In 1936, a new defence resolution was made by the Swedish defence ministry to organise one new fighter wing and four new bomber wings in light of rising tensions in Europe. The new fighter wing was intended to provide an aerial defence to the Stockholm region and would consist of three squadrons. After a selection process, the Gloster Gladiator was found to be the aircraft most suited to requirements, and an order was made for 55 aircraft, which were to be locally fitted with engines and armament.
The first Gloster Gladiator was delivered to the Swedish Air Force on April 15th 1937 and locally designated as the 'Jaktplan 8' (J8). While the first few Swedish Gladiators were fitted with the Fairey three-bladed propeller, the decision was taken to switch back to the earlier fixed-pitch two-bladed wooden propeller. The first 37 aircraft were built to Gladiator Mk.I standard with a 645 hp NOHAB-built Bristol Mercury VIS2; the last batch of 18 aircraft were built to Gladiator Mk.II standard with an 840 hp NOHAB-built Bristol Mercury VIII. The former batch thus became known as the J8, while the latter batch was known as the J8A. Both types were armed with the Ksp m/36, which was a license-built version of the Browning M1917 chambered for 8x63mm ammunition. Deliveries of the Swedish Gloster Gladiator concluded on July 16th 1939, but two aircraft were already lost in service before deliveries were finalised. The Gladiators were initially allocated to F1 Västmanland in 1937 before a new wing was formed. This wing, F8, was transferred to Barkarby, north of Stockholm, in October of 1938, becoming F8 Barkarby.
Initial impressions of the Gloster Gladiator were mixed: the type was brand-new (having first flown in 1934 and having entered RAF service in February of 1937), but already conceptually outdated in comparison with types such as the German Bf 109, British Hawker Hurricane and the American P-35. As a result, more modern types were urgently sourced.
International events led to the Swedish J8 to have their combat debut in 1939 - albeit not under Swedish colours. Following the invasion of Finland by the Soviet Union on November 30th 1939, numerous countries offered military support to Finland, including neighbouring Sweden which went as far to form a volunteer squadron - Flygflottilj 19 - which would enter combat under Finnish colours. The F19 Wing consisted of 12 J8A Gloster Gladiators capable of carrying 8 light bombs and 4 B4 Hawker Harts light bombers, supported by a Junkers F13, a Raab-Katzenstein RB-26 and a Waco ZQC-6 liaison aircraft, and was manned entirely by Swedish volunteers. After intense negotiations and preparations during December 1939 and early January 1940, the F19 Wing entered combat on January 12th 1940 with a raid on Soviet troop concentrations and air bases near Märkäjärvi, Salmijärvi and Salla. While the Hawker Hart bombers fared rather badly against enemy opposition (2 collided and 1 was shot down on this first raid, with 1 crew member killed, 2 taken PoW and 3 managing to ski back to their bases), the Gloster Gladiators went on to do rather better during their deployment. Over the course of two months, Swedish pilots claimed 10 kills; other than the 3 Harts lost on the first raid, the unit lost 3 Gladiators of which 2 were lost in accidents (one in a landing accident, pilot unhurt, and one due to structural failure, pilot killed), and 1 was shot down by Soviet airmen on January 23rd 1940 (pilot KIA). Following the cease-fire of March 13th 1940, the F19 Wing returned to Sweden and was disbanded.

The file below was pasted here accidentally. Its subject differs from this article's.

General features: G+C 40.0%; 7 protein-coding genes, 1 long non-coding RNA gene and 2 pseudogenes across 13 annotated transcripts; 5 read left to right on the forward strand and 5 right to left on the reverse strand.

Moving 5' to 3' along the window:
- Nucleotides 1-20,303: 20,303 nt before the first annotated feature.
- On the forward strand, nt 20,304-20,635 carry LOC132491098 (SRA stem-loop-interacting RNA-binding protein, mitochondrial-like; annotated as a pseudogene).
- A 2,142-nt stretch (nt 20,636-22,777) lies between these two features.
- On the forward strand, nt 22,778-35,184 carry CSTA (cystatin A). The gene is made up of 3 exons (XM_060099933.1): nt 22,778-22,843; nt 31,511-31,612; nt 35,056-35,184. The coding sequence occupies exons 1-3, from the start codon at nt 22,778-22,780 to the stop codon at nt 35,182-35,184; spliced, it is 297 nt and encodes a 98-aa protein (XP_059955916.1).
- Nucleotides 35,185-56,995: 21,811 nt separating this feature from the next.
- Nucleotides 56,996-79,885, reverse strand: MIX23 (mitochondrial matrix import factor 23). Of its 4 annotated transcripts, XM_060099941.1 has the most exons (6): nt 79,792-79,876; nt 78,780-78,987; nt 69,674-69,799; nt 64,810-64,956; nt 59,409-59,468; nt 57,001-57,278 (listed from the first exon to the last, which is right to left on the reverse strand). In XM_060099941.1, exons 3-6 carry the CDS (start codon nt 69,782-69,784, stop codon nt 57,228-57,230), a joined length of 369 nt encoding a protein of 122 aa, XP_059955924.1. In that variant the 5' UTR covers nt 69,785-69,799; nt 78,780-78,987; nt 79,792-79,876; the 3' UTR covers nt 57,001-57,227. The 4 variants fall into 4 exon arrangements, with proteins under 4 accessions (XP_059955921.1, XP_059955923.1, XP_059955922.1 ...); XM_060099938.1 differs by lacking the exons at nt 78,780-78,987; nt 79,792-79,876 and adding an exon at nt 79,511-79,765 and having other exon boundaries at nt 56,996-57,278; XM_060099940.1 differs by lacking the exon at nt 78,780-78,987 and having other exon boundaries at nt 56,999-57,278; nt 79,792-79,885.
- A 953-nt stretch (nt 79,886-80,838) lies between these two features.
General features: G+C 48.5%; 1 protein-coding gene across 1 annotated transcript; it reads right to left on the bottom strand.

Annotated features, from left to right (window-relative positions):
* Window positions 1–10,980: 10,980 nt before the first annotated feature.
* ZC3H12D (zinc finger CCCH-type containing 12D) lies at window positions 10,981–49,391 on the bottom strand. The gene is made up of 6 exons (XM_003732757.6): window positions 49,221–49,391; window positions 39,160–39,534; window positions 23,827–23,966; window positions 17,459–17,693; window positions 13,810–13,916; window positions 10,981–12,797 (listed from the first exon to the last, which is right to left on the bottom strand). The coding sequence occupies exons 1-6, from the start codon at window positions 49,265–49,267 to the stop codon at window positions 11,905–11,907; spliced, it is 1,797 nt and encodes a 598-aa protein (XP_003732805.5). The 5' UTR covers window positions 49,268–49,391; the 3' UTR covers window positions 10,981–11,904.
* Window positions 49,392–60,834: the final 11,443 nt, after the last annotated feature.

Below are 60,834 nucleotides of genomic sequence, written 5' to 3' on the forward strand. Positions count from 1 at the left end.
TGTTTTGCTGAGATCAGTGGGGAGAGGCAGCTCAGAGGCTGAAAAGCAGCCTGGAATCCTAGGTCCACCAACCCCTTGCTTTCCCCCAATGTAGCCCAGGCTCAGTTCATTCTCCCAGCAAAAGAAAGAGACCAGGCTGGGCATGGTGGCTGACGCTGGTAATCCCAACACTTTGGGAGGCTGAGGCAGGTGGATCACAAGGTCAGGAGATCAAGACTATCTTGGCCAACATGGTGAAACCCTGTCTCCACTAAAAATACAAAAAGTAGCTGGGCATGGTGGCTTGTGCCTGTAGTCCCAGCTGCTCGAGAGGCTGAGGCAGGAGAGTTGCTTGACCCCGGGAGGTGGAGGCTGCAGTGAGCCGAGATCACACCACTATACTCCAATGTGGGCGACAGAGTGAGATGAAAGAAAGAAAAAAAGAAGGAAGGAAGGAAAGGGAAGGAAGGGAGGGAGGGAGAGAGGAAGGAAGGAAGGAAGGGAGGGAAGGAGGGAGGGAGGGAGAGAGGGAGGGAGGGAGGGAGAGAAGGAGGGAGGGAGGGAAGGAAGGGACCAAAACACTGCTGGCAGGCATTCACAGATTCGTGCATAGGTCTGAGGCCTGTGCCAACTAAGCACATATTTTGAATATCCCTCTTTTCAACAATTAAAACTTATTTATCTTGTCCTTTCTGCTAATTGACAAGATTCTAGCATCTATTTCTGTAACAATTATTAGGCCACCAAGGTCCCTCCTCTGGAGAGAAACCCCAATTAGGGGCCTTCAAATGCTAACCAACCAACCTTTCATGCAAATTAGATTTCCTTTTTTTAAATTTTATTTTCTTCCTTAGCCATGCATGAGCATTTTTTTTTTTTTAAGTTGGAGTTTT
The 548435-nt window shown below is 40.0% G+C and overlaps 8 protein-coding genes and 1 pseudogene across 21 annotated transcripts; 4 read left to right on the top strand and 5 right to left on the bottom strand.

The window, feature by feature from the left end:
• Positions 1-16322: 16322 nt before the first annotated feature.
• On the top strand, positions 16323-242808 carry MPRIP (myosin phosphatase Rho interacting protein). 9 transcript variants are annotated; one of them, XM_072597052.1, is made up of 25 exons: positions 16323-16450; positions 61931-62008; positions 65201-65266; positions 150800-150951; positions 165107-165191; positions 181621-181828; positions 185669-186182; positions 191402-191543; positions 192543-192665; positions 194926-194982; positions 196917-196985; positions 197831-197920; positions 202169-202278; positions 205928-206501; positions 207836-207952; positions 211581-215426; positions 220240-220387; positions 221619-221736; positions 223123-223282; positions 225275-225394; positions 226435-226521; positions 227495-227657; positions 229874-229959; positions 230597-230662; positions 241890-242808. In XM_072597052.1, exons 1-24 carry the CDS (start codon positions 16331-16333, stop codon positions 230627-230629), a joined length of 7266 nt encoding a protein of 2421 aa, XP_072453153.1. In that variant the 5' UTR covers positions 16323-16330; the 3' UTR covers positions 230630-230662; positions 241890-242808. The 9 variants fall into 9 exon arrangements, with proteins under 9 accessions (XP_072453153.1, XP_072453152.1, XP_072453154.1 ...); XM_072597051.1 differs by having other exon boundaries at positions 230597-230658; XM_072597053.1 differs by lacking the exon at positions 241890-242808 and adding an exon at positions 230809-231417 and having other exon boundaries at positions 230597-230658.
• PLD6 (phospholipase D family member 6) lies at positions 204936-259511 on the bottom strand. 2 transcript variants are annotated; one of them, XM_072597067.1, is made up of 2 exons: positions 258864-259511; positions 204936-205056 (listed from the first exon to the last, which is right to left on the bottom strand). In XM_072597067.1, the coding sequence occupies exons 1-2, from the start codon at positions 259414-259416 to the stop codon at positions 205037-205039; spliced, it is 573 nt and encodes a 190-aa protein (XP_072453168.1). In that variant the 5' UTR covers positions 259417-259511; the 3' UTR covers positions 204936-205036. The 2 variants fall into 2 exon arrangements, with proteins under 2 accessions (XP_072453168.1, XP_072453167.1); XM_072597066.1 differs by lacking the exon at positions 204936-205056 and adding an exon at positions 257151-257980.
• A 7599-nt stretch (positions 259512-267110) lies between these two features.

In 1940, F8 Barkarby was re-equipped with the J9 (Seversky EP-1), with the J8s transferred to the F9 Säve wing which was tasked with protecting Gothenborg. The J8's stint with F9 was short, being replaced by the J11 (Fiat CR.42), after which they were used to equip the F10 Ängelholm Wing tasked with protecting Malmö. When the F10 Wing, in turn, was re-equipped with the J20 (Reggiane Re.2000), the J8's role as a frontline fighter in Swedish Air Force service was considered over, and the aircraft were distributed among other wings as advanced trainers, reserves and base hacks. During the latter part of their career in the Swedish Air Force, J8s were used piecemeal by the F8, F9, F10, F13, F16 and F20 wings. About 20 aircraft remained in service at the end of the Second World War, at which point they were progressively withdrawn from service as they were considered as being at the end of their service life. The last three Swedish J8 Gladiators were withdrawn from service on February 10th 1947.
Excellent additions to the article would be video guides, screenshots from the game, and photos.
- Other variants in-game
- Aircraft of comparable role, configuration and era
- [[Wikipedia:Gloster_Gladiator|[Wikipedia] Gloster Gladiator]
- [IPMS Stockholm Gloster Gladiator in Detail - Gladiators in Sweden]
- [Håkans aviation page] J8 Gloster Gladiator in the Swedish Air Force
- [Jari Juvonen's page Gloster Gladiator Mk II ( J8A )]
|Saab||J21A-1 · J21A-2 · A21A-3|
|FFVS||J22-A · J22-B|
|(Finland) VL||Mörkö-Morane · Pyörremyrsky|
|Foreign Import||J8A · Iacobi's J8A · J11 · J20 · J26|